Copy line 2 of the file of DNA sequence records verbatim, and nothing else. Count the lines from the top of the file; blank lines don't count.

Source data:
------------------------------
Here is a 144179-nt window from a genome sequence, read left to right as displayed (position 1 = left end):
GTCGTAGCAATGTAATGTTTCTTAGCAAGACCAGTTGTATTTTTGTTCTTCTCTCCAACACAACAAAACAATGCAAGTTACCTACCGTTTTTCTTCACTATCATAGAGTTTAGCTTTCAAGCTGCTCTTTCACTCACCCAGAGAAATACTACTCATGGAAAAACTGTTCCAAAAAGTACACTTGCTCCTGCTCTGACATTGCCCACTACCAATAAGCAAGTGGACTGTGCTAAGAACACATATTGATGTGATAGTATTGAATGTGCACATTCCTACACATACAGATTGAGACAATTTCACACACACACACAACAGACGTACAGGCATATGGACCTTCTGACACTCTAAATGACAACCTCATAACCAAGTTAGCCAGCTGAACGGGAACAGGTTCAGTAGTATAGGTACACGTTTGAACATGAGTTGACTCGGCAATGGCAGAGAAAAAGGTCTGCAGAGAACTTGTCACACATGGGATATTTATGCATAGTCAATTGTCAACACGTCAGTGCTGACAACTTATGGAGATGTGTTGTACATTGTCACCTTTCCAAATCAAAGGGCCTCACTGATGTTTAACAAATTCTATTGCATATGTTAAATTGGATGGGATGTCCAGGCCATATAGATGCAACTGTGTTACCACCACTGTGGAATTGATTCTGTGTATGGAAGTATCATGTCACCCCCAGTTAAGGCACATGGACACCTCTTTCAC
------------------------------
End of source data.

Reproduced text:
GTCGTAGCAATGTAATGTTTCTTAGCAAGACCAGTTGTATTTTTGTTCTTCTCTCCAACACAACAAAACAATGCAAGTTACCTACCGTTTTTCTTCACTATCATAGAGTTTAGCTTTCAAGCTGCTCTTTCACTCACCCAGAGAAATACTACTCATGGAAAAACTGTTCCAAAAAGTACACTTGCTCCTGCTCTGACATTGCCCACTACCAATAAGCAAGTGGACTGTGCTAAGAACACATATTGATGTGATAGTATTGAATGTGCACATTCCTACACATACAGATTGAGACAATTTCACACACACACACAACAGACGTACAGGCATATGGACCTTCTGACACTCTAAATGACAACCTCATAACCAAGTTAGCCAGCTGAACGGGAACAGGTTCAGTAGTATAGGTACACGTTTGAACATGAGTTGACTCGGCAATGGCAGAGAAAAAGGTCTGCAGAGAACTTGTCACACATGGGATATTTATGCATAGTCAATTGTCAACACGTCAGTGCTGACAACTTATGGAGATGTGTTGTACATTGTCACCTTTCCAAATCAAAGGGCCTCACTGATGTTTAACAAATTCTATTGCATATGTTAAATTGGATGGGATGTCCAGGCCATATAGATGCAACTGTGTTACCACCACTGTGGAATTGATTCTGTGTATGGAAGTATCATGTCACCCCCAGTTAAGGCACATGGACACCTCTTTCAC